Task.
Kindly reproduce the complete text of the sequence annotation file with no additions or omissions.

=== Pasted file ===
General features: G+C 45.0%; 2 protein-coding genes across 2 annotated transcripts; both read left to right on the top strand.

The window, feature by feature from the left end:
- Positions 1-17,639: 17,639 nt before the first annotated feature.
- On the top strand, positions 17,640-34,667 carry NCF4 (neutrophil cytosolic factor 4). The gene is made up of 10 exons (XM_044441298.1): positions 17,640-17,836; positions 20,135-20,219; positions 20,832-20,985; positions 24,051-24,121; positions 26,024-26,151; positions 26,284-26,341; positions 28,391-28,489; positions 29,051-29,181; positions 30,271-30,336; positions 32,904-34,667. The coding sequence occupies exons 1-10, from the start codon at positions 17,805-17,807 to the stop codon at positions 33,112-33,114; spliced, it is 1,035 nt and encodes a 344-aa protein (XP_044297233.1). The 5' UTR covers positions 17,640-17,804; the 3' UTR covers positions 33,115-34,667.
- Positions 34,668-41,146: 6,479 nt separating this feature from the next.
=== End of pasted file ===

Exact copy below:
General features: G+C 45.0%; 2 protein-coding genes across 2 annotated transcripts; both read left to right on the top strand.

The window, feature by feature from the left end:
- Positions 1-17,639: 17,639 nt before the first annotated feature.
- On the top strand, positions 17,640-34,667 carry NCF4 (neutrophil cytosolic factor 4). The gene is made up of 10 exons (XM_044441298.1): positions 17,640-17,836; positions 20,135-20,219; positions 20,832-20,985; positions 24,051-24,121; positions 26,024-26,151; positions 26,284-26,341; positions 28,391-28,489; positions 29,051-29,181; positions 30,271-30,336; positions 32,904-34,667. The coding sequence occupies exons 1-10, from the start codon at positions 17,805-17,807 to the stop codon at positions 33,112-33,114; spliced, it is 1,035 nt and encodes a 344-aa protein (XP_044297233.1). The 5' UTR covers positions 17,640-17,804; the 3' UTR covers positions 33,115-34,667.
- Positions 34,668-41,146: 6,479 nt separating this feature from the next.